Most of all, I learned of Caldwell’s warm relationship with presidential history. Arlene, owner of Somewhere in Time: Gifts and Collectibles, told me of the town’s annual ice cream social, at Cleveland’s house on the fourth of July, and its civil war encampment event. Marsha, town librarian, became aware of Caldwell’s history when she noticed a disproportionate number of Cleveland-related books in Caldwell Public Library. She told me of the town’s annual picnic for Hawaiian representatives (“Grover Cleveland had a strong connection to Hawaii,” she explained, referring to his decision to “recognize and maintain diplomatic relations with the new Republic of Hawaii” instead of favoring annexation). June, owner of The Frame Shop (whose husband heads the Grover Cleveland Birthplace Memorial Association), mentioned a Cleveland-related packet, or brochure, the townspeople are putting together for visitors.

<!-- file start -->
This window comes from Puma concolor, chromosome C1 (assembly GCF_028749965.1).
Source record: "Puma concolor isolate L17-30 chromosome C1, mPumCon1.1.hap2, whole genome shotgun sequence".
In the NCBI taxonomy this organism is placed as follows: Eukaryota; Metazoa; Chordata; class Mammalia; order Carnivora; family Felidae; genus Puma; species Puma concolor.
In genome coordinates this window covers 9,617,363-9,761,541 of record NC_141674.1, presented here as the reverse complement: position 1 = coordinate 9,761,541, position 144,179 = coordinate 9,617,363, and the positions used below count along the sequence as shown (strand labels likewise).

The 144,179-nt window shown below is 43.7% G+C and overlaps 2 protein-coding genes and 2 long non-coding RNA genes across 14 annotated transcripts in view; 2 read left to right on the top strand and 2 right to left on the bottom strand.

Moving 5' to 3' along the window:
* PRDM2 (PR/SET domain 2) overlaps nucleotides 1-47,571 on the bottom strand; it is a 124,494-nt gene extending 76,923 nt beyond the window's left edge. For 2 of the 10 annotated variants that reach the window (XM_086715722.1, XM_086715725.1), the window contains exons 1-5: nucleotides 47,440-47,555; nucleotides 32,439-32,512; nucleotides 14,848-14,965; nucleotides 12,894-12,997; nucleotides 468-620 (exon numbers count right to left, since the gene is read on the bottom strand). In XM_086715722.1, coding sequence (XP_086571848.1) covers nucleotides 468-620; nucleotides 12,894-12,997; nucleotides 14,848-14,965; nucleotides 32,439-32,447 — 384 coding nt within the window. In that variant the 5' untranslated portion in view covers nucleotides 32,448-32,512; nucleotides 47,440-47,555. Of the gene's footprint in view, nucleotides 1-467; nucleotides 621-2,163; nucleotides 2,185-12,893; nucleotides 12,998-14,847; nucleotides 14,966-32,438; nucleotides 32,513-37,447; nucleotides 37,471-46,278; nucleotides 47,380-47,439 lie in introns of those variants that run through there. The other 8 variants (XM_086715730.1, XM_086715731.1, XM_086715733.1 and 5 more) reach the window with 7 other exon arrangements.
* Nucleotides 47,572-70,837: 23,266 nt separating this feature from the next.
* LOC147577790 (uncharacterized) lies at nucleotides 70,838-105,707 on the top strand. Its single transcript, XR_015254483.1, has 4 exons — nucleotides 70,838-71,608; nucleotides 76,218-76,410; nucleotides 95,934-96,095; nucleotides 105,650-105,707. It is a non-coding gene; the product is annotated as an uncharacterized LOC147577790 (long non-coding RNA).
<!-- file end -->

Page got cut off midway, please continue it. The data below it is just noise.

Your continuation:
Broadly, each of these residents spoke of a sense of pride regarding Caldwell’s link to a U.S. president. “It helps people who live here appreciate where they are,” Janice told me. “And it makes you fit your little corner of the world into something larger.”
Here’s the full interview with Janice. Below is a full photo gallery from Caldwell. (Some images appear more than once, strangely. Accept my apologies.)
How long have you worked at the Grover Cleveland Birthplace?
About eight years.
How did you become involved with historic preservation?
Well, I’ve always been interested in it. I have no formal background in it. I worked right down the road. I just wandered in here one day with the hopes of being offered a volunteer position, and I was.
What’s the value in preserving a historic site like a presidential birthplace?